[Haskell-cafe] The Arrow class (was: Vague: Assembly line
process)
Ryan Ingram
ryani.spam at gmail.com
Fri Jun 18 19:57:55 EDT 2010
Related to this, I really would like to be able to use arrow notation
without "arr"; I was looking into writing a "circuit optimizer" that
modified my arrow-like circuit structure, but since it's impossible to
"look inside" arr, I ran into a brick wall.
Has anyone done any analysis of what operations arrow notation
actually requires so that they can be made methods of some typeclass,
instead of defining everything in terms of "arr"?
It seems to me the trickiness comes when you have patterns and complex
expressions in your arrow notation, that is, you write
(a,b) <- some_arrow <- (c,d)
returnA -< a
instead of
x <- some_arrow <- y
returnA -< x
But I expect to be able to do the latter without requiring "arr", and
that does not seem to happen.
-- ryan
On Wed, Jun 16, 2010 at 11:18 AM, Edward Kmett <ekmett at gmail.com> wrote:
> On Wed, Jun 16, 2010 at 6:55 AM, Tillmann Rendel
> <rendel at mathematik.uni-marburg.de> wrote:
>>
>> Bas van Dijk wrote:
>>>
>>> data Iso (⇝) a b = Iso { ab ∷ a ⇝ b
>>> , ba ∷ b ⇝ a
>>> }
>>>
>>> type IsoFunc = Iso (→)
>>>
>>> instance Category (⇝) ⇒ Category (Iso (⇝)) where
>>> id = Iso id id
>>> Iso bc cb . Iso ab ba = Iso (bc . ab) (ba . cb)
>>>
>>> An 'Iso (⇝)' also _almost_ forms an Arrow (if (⇝) forms an Arrow):
>>>
>>> instance Arrow (⇝) ⇒ Arrow (Iso (⇝)) where
>>> arr f = Iso (arr f) undefined
>>>
>>> first (Iso ab ba) = Iso (first ab) (first ba)
>>> second (Iso ab ba) = Iso (second ab) (second ba)
>>> Iso ab ba *** Iso cd dc = Iso (ab *** cd) (ba *** dc)
>>> Iso ab ba &&& Iso ac ca = Iso (ab &&& ac) (ba . arr fst)
>>> -- or: (ca . arr snd)
>>>
>>> But note the unfortunate 'undefined' in the definition of 'arr'.
>
> This comes up every couple of years, I think the first attempt at
> formulating Iso wrongly as an arrow was in the "There and Back Again" paper.
>
> http://citeseerx.ist.psu.edu/viewdoc/summary?doi=10.1.1.60.7278
>
> It comes up now and again, because the types seem to _almost_ fit. =) The
> reason is that an arrow is a closed pre-Cartesian category with a little bit
> of extra structure. Isomorphisms and embedding-projection pairs are a bit
> too constrained to meet even the requirements of a pre-Cartesian category,
> however.
>
>>> This seems to suggest that all the methods besides 'arr' need to move
>>> to a separate type class.
>
> You may be interesting in following the construction of a more formal set of
> categories that build up the functionality of arrow incrementally in
> category-extras. An arrow can be viewed as a closed pre-cartesian category
> with an embedding of Hask. Iso on the other hand is much weaker. The
> category is isomorphisms, or slightly weaker, the category of
> embedding-projection pairs doesn't have all the properties you might expect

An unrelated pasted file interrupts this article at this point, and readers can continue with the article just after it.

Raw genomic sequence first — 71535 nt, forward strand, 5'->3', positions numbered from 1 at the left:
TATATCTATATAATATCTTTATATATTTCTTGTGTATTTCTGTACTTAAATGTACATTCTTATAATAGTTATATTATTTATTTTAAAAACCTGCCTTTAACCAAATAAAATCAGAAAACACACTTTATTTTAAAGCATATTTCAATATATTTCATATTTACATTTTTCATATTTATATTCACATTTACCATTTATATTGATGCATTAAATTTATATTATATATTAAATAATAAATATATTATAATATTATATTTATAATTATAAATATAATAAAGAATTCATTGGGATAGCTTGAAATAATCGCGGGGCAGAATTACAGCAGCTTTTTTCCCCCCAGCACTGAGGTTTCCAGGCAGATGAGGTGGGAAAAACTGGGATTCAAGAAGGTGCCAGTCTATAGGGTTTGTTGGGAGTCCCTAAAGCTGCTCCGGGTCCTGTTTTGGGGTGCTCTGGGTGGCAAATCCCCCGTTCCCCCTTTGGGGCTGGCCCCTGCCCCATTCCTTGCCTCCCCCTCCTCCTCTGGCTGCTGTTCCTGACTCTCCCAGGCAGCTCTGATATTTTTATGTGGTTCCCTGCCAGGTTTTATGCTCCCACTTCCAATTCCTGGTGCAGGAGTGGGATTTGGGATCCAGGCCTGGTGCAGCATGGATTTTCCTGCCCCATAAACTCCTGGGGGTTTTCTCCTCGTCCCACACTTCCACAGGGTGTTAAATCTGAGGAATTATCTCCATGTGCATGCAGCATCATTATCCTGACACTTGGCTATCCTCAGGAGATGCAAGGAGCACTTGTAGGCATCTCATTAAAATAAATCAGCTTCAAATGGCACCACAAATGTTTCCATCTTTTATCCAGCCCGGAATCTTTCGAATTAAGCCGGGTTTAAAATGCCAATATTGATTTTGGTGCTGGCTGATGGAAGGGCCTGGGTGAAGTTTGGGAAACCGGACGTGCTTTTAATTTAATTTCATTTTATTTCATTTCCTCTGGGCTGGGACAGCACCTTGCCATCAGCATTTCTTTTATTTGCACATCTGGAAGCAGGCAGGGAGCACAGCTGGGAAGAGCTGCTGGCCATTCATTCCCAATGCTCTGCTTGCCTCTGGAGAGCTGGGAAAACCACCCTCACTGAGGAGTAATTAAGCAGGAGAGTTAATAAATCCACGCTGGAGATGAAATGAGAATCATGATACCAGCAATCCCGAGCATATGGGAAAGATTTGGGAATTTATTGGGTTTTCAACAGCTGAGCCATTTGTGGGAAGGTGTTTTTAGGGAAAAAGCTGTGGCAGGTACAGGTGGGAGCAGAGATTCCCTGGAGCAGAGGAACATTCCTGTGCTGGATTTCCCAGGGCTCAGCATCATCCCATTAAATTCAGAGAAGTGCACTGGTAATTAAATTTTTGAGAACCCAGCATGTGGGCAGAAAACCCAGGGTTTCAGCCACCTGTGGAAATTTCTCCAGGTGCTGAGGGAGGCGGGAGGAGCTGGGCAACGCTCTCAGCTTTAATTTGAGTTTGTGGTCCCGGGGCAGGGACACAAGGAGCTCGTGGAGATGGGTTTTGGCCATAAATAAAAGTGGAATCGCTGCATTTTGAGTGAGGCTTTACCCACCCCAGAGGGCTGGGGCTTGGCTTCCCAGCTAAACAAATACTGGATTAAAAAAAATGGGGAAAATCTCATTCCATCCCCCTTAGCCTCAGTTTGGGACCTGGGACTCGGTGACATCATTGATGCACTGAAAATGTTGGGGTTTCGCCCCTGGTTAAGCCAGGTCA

> at first glance.
>
> You an define it as a Symmetric Monoidal category over (,) using a Bifunctor
> for (,) over Iso:
>
> http://hackage.haskell.org/packages/archive/category-extras/0.53.5/doc/html/Control-Functor.html
>
> the assocative laws from:
>
> http://hackage.haskell.org/packages/archive/category-extras/0.52.1/doc/html/Control-Category-Associative.html
>
> The definitions of Braided and Symmetric from:
>
> http://hackage.haskell.org/packages/archive/category-extras/0.52.1/doc/html/Control-Category-Braided.html
>
> and the Monoidal class from:
>
> http://hackage.haskell.org/packages/archive/category-extras/0.52.1/doc/html/Control-Category-Monoidal.html
>
> This gives you a weak product-like construction. But as you noted, fst and
> snd cannot be defined, so you cannot define Cartesian
>
> http://hackage.haskell.org/packages/archive/category-extras/0.53.5/doc/html/Control-Category-Cartesian.html
>
> let alone a CCC
>
> http://hackage.haskell.org/packages/archive/category-extras/0.53.5/doc/html/Control-Category-Cartesian-Closed.html
>
> or Arrow. =(
>
>
>
>> Wouldn't it be better to have a definition like this:
>>
>> class Category (~>) => Products (~>) where
>> (***) :: (a ~> b) -> (c ~> d) -> ((a, c) ~> (b, d))
>> (&&&) :: (a ~> b) -> (a ~> c) -> (a ~> (b, c))
>> fst :: (a, b) ~> a
>> snd :: (a, b) ~> b
>
> You've stumbled across the concept of a Cartesian category (or at least,
> technically 'pre-Cartesian', though the type of product also needs to be a
> parameter or the dual of a category with sums won't be a category with
> products.
>
> http://hackage.haskell.org/packages/archive/category-extras/0.52.1/doc/html/Control-Category-Cartesian.html
>
>> Or even like this:
>>
>> class Category (~>) => Products (~>) where
>> type Product a b
>> (***) :: (a ~> b) -> (c ~> d) -> (Product a c ~> Product b d)
>> (&&&) :: (a ~> b) -> (a ~> c) -> (a ~> Product b c)
>> fst :: Product a b ~> a
>> snd :: Product a b ~> b
>
> This was the formulation I had originally used in category-extras for
> categories. I swapped to MPTCs due to implementation defects in type
> families at the time, and intend to swap back at some point in the future.
>
>>
>> Unfortunately, I don't see how to define fst and snd for the Iso example,
>> so I wonder whether Iso has products?
>
> It does not. =)
>
> -Edward Kmett
>
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